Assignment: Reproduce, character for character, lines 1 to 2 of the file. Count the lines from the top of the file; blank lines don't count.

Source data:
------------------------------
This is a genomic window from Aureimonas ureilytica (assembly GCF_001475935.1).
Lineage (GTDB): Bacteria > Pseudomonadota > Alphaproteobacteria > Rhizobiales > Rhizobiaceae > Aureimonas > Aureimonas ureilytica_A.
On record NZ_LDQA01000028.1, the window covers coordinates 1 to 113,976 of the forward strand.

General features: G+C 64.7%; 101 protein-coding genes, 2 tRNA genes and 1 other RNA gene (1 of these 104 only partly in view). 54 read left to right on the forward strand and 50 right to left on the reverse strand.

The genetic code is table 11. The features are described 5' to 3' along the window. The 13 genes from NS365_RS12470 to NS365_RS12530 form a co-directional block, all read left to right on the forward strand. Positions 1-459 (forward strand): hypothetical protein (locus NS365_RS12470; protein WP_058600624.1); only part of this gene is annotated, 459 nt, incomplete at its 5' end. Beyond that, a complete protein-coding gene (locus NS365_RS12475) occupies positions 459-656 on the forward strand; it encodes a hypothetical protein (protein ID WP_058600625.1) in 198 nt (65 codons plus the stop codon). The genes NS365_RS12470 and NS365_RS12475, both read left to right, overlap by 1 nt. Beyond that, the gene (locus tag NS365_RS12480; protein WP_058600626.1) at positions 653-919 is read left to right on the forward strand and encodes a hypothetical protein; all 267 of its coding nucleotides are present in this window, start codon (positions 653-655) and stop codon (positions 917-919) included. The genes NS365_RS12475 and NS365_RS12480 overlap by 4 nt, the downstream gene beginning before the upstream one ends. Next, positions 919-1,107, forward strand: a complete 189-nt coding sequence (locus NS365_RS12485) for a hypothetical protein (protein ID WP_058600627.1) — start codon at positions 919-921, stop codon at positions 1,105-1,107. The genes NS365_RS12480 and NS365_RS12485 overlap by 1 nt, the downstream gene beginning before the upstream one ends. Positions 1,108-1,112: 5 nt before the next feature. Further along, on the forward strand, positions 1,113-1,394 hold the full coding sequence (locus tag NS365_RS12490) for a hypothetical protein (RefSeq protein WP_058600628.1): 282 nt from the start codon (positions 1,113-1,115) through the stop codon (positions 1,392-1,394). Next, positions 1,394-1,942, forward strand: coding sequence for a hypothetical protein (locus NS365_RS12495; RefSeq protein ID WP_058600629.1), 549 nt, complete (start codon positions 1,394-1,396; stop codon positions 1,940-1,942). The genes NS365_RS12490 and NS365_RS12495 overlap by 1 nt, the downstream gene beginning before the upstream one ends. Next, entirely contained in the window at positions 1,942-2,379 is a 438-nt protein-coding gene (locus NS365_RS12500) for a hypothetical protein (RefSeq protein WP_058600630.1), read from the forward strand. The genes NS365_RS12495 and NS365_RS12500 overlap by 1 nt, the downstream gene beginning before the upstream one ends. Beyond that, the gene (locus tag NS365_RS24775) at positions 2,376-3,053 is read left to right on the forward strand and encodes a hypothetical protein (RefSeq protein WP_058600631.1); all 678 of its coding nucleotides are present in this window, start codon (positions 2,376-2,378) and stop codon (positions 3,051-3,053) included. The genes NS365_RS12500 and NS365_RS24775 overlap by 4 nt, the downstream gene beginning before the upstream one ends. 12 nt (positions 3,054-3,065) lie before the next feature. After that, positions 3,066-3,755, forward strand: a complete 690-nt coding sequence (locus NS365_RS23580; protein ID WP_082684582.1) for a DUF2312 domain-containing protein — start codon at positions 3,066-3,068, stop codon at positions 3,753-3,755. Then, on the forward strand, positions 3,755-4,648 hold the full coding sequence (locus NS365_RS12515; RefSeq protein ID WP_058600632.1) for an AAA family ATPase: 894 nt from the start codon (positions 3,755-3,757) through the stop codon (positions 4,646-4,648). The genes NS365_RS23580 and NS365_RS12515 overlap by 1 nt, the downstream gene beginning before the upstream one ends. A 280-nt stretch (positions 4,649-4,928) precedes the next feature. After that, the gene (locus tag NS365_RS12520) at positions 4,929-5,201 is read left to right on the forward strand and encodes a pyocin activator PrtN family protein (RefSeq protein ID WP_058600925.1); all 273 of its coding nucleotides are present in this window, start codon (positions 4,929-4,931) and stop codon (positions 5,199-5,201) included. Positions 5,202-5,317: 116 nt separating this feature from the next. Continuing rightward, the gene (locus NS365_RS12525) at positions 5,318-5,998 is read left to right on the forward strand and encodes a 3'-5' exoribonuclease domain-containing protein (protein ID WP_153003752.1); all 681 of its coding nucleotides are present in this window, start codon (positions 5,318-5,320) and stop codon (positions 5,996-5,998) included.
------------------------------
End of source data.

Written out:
This is a genomic window from Aureimonas ureilytica (assembly GCF_001475935.1).
Lineage (GTDB): Bacteria > Pseudomonadota > Alphaproteobacteria > Rhizobiales > Rhizobiaceae > Aureimonas > Aureimonas ureilytica_A.